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Frobo V2 programming lesson- Part 5

Hope you are enjoying this series of Froboduino/Arduino tutorials. In this Frobo V3 programming lesson Part 4, we will look at LDR CDS Photosensor closely. LDR is light dependent resistor. CDS LDR sensors have been around for a while and are widely used by robotic and electronic hobbyists and professionals. These sensors use a special property of cadmium sulfide to change its electrical resistance when light intensity changes. We measure this changing resistance using what is known as "voltage divider circuit". We connect another fixed value resistance in series with this sensor. When connected to power (5V), with the change in light the LDR sensor resistance will change causing current ampere change in circuit. According to"Ohm's law" when resistance in circuit changes, the current flowing will change in inverse proportion.

Ohm's law states-

V = I X R,

Where V is supply voltage, I is current in ampere and resistance in "Ohms ( A unit of resistance named after German scientist Georg Simon Ohm)"

Look at the typical voltage divider circuit. In the electronics world, we can't directly read current(amperes), but can read voltages. A voltage divider circuit helps in reading changing current as a changing voltage across a variable resistance when another fixed value resistance is attached in series. When light intensity changes, LDR resistance changes inversely. With this change overall resistance of circuit changes. With change in total resistance, the total current will also change as per Ohm's law as power supply voltage is constant. For two resistance in series, the current flowing through both is the same.

Let's take an example.

V= 5V = 5000 mV (milli volt)

LDR resistance in one light condition is RL = 3000 Ohms,

Fixed Value resistance Rf = 2000 Ohms

Total resistance R1 in one light condition is = Rf+ Rl = 3000+2000 = 5000 Ohms

Current I1 = V/R = 5000/5000 = 1 mA (milli amperes),

With 1 mA current in the circuit, the voltage difference across fixed value resistance Rf is Vl = I1 X Rf = 1 X 2000 mV = 3000 mV

if light becomes brighter, LDR resistance changes from 3000 to 2000 Ohms.

Now the Current I2 = V/R2 = 5000/(2000+2000) = 1.2 mA,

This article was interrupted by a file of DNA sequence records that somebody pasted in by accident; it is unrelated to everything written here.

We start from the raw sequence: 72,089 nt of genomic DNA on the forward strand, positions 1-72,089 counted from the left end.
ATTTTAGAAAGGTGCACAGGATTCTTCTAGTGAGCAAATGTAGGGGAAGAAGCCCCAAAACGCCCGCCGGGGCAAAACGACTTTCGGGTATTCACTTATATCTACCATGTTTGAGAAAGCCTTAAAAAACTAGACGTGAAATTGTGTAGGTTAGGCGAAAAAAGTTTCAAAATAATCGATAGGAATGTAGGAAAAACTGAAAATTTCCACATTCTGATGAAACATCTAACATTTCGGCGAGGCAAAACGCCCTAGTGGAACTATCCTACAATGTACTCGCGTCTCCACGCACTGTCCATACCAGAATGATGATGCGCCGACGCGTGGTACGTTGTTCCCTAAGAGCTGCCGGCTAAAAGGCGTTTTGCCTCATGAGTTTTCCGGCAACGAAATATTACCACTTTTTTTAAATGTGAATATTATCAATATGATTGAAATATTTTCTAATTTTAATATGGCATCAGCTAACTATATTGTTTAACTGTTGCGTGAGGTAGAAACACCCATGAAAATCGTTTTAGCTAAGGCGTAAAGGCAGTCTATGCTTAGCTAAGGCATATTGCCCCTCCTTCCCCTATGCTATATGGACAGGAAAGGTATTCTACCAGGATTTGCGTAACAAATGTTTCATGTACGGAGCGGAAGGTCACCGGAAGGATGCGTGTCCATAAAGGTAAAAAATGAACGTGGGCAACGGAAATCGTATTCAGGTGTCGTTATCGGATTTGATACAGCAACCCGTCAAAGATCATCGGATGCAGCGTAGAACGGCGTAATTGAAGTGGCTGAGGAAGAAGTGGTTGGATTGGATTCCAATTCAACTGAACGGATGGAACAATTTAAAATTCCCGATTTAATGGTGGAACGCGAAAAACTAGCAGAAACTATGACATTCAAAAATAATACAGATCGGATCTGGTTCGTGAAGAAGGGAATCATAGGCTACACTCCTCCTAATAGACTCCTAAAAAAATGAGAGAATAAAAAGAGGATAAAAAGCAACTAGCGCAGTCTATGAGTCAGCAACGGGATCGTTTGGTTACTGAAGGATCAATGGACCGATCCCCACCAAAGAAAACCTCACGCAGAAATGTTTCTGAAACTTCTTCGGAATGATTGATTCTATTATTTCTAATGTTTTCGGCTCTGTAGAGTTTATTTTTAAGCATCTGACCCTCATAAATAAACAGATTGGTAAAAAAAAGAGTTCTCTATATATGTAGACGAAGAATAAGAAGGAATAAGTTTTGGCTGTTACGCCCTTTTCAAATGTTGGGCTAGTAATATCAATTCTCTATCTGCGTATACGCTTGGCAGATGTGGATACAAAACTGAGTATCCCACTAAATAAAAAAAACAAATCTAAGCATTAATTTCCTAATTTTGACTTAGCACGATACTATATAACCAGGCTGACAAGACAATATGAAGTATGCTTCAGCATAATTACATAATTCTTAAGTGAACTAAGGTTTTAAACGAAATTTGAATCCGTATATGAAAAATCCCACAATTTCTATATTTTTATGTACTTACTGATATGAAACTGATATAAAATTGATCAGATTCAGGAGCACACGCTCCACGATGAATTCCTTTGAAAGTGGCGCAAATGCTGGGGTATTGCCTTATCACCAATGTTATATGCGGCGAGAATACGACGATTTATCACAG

With 1.2 mA current, te voltage difference across fixed value resistor Rf is V2 = I X Rf = 1.2 X 2000 = 2400 mV

We use this difference if voltage change across Rf to measure light changes and use it in our application.

Let's write our froboduino code for reading values from LDR sensor with changes in ambient light.

 /* On your froboduino board, connect one of the  LDRs to LD1 +ve and -ve ports. LDR is non-directional, so you can put any leg to +ve or -ve. LD1 port is connected on control PCB A4 pin. A4 is is an analog pin abd can read voltage as values.  Let us first define the pin for LDR.*/ const int LDR = A4; //We need not define pinMode as all pins are taken as INPUT by default. Setup code runs only once when program starts. void setup() { // Let us open the serial ports with data rate 9600 bits /second Serial.begin(9600); } //This loop code runs repeatedly void loop() { //Record the analog value at pin A4 int ldrValue = analogRead(A4); // Froboduino analog reference voltage is 5V. // Analog pins read voltage between 0 to 5V. Arduino 328P has an 10 bit analog to digotal converter (ADC) on 6 pins from A0 to A5.  // The ADC converts voltage from 0 to 1023, i.e. 2^10-1 (Being a 10 bit ADC), so that each value corresponds to 5000mV/1024 = 4.88mV // Let us convert ldrValue to voltage. We will use "float" variable for the decimal value. float ldrVoltage = ldrValue*4.88 ; // We use Characters within "Characters" in Serial.print to show characters in serial monitor as "Characters" Serial.print("LDR analog reading is "); Serial.print(analogRead(A4)); Serial.print("LDR volatge is "); Serial.print(ldrVoltage); Serial.println("milli volts"); }

Here is the Video for your reference...

Copy the code above and paste it in Arduino text editor and upload to froboduino as explained earlier in programming lesson part 1.

Now, Let us try to use LDR sensor in our Frobo to do something useful. We will use two LDR sensors, mounted right in the front. How about making Frobo follow light! Can you imagine, how we can do that?